Long-term mutual fund assets ended July $811 billion, up $5.6 billion from the previous month. The gain reflected a combination of strong sales and higher asset valuations for fixed income funds. Fixed income funds alone brought in $2.9 billion in net flows. However, overall net flows for the month stood at $2.2 billion as equity funds posted significant net redemptions while the remaining major long-term asset category, balanced funds, brought in $144 million. In the year-to-date 2012, fixed income funds have been responsible for $18.9 of the $19.5 billion in inflows generated by long-term funds.
Among income-oriented offerings, the spotlight was firmly on bond funds with all four bond categories ranking among the five best-selling asset classes during the month. Long-term Canadian bond funds fared the best, bringing in $1.8 billion in inflows as the DEX Long Term Bond Index rebounded returning 1.5% in July compared to -0.4% in June. In the year-to-date, the category has already attracted $10.3 billion in inflows or just over half of long-term fund net flows.
Overall, only half of the 32 detailed mutual fund asset classes tracked by Investor Economics ended the month in positive net flow territory. Those Canadian and international equity funds not focused on generating income populated the ranks of asset classes ending the month in net redemptions.
The amount of money being pulled out of the core Canadian equity funds has increased this year. During the first seven months of 2012, the category has amassed net redemptions of $5.2 billion compared to $2.5 billion during the same period last year. Multi-cap Canadian equity funds have been hit the hardest, accounting for 90% of category’s net redemptions in the year-to-date. By contrast, the sales momentum has returned to large-cap funds which went from $432 million in net redemptions at this time last year to posting positive inflows of just over $300 million in 2012.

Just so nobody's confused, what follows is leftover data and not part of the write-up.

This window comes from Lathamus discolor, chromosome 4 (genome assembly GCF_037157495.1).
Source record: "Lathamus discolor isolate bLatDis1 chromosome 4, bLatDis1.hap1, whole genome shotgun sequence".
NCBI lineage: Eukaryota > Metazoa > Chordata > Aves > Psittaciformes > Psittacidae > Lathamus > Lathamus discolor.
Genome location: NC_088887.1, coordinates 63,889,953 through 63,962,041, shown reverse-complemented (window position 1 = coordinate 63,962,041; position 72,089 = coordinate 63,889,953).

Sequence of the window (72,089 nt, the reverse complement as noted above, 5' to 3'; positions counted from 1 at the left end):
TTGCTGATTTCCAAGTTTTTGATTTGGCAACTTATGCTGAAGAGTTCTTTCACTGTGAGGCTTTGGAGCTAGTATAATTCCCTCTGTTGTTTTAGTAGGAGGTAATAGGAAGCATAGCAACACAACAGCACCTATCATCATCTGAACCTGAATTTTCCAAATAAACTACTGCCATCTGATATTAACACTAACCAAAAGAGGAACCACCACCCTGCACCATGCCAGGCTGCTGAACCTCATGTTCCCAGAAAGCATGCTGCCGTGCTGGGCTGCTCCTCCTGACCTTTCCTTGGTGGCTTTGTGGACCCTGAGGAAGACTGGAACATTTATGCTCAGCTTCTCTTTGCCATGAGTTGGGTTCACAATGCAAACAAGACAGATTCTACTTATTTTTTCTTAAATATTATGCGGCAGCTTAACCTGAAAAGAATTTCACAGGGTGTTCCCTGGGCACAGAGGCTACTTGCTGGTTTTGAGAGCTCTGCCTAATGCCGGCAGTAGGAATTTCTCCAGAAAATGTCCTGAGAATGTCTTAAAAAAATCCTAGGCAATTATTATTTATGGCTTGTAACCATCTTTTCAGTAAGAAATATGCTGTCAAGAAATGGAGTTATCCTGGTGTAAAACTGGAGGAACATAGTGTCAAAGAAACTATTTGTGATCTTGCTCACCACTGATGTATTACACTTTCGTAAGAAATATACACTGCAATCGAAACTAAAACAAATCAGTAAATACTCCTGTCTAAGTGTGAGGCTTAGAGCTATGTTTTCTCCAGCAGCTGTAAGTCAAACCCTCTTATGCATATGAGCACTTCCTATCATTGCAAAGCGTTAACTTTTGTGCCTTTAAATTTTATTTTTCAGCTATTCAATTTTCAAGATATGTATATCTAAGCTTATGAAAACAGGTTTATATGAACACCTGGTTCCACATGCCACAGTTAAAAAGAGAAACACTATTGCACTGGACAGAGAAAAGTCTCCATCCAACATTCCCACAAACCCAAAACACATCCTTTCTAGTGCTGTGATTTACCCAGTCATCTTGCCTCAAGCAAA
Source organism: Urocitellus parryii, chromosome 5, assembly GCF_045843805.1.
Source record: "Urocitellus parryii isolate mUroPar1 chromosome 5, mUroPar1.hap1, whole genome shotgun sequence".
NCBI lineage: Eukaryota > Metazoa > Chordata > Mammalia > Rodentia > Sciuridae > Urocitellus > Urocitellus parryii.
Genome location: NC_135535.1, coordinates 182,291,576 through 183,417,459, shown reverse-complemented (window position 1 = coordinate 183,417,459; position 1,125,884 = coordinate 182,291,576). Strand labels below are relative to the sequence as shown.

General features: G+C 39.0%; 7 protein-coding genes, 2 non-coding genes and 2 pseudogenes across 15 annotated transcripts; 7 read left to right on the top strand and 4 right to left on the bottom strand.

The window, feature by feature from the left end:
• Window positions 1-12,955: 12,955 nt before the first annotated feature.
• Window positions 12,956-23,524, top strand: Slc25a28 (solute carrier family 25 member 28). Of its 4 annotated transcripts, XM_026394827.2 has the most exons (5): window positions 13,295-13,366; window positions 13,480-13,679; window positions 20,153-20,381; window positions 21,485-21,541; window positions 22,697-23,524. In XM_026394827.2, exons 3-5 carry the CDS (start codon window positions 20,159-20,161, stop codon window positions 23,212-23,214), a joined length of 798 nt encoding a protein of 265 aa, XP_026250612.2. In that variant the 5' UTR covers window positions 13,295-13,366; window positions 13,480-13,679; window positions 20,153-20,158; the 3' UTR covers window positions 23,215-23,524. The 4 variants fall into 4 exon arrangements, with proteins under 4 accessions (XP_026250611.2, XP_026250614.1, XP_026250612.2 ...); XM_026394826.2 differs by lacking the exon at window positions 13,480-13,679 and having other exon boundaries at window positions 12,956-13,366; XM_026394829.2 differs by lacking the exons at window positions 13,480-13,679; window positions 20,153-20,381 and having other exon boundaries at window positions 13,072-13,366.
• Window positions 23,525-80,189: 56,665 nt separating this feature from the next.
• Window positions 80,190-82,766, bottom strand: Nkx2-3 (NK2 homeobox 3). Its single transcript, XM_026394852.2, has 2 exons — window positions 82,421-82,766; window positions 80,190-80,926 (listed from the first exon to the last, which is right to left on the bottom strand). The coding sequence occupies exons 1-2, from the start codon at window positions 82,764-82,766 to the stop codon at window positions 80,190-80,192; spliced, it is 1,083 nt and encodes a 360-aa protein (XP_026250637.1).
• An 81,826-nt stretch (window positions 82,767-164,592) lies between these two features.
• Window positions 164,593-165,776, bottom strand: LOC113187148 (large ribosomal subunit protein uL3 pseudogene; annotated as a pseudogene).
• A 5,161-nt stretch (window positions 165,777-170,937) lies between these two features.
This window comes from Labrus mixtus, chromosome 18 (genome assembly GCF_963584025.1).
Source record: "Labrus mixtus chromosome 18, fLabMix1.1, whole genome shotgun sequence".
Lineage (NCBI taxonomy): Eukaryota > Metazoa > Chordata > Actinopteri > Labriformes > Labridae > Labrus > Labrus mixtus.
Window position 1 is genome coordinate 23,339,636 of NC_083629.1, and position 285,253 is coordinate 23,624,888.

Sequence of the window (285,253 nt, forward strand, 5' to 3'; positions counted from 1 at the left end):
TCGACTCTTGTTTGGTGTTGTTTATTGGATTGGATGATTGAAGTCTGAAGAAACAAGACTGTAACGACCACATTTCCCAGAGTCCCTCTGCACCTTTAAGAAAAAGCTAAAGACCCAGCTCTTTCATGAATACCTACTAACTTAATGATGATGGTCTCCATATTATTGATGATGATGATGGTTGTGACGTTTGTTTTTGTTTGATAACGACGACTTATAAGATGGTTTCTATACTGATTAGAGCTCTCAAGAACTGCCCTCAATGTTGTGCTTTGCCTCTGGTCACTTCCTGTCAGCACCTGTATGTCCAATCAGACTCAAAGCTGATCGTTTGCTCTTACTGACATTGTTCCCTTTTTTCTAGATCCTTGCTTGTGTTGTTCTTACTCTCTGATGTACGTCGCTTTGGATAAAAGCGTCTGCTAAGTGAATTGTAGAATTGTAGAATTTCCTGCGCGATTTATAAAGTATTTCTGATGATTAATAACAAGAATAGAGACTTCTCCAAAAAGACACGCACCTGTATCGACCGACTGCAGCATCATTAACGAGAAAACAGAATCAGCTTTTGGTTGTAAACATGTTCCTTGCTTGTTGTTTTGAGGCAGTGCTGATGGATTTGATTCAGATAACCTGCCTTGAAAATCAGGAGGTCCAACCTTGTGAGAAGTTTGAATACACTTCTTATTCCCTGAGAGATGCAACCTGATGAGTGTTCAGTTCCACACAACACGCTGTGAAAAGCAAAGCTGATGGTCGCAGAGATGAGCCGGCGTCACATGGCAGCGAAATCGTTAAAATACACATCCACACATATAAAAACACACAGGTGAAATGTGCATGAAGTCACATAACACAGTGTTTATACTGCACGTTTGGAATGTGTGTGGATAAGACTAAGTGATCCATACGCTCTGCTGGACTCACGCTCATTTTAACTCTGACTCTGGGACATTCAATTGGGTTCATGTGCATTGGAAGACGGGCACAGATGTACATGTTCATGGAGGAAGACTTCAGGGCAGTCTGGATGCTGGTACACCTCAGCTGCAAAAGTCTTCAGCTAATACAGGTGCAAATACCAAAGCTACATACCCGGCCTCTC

Since the 2008 market downturn, sales of long-term stand-alone funds have generally remained tepid, particularly outside of the RRSP season. However in July, stand-alone funds not only managed to bring in positive inflows but also outpaced sales in mutual funds of funds (MFoFs). Stand-alone funds attracted $1.2 billion in long-term inflows. Meanwhile, roughly $1.0 billion of the $1.7 billion brought in by MFoFs was invested into long-term mutual funds. In the year-to-date, MFoFs continue to lead the sales race by a considerable margin, having generated $12.3 billion in long-term mutual fund flows compared to $7.1 billion for stand-alone funds.
In July exchange-traded fund (ETF) assets crossed the $50 billion landmark, despite net redemptions totaling $144 million. Equity ETFs were the main culprit, amassing $733 million in net redemptions, their worst-selling month in over a year. Meanwhile, fixed income funds continued to benefit from the overall climate of market uncertainty and posted net creations of $561 million. For more details see the upcoming July2012 issue of Insight Advisory Service http://investoreconomics.com/issue/insight-advisory-service. Posted by Sandeep Gosal Sandeep@iei.ca.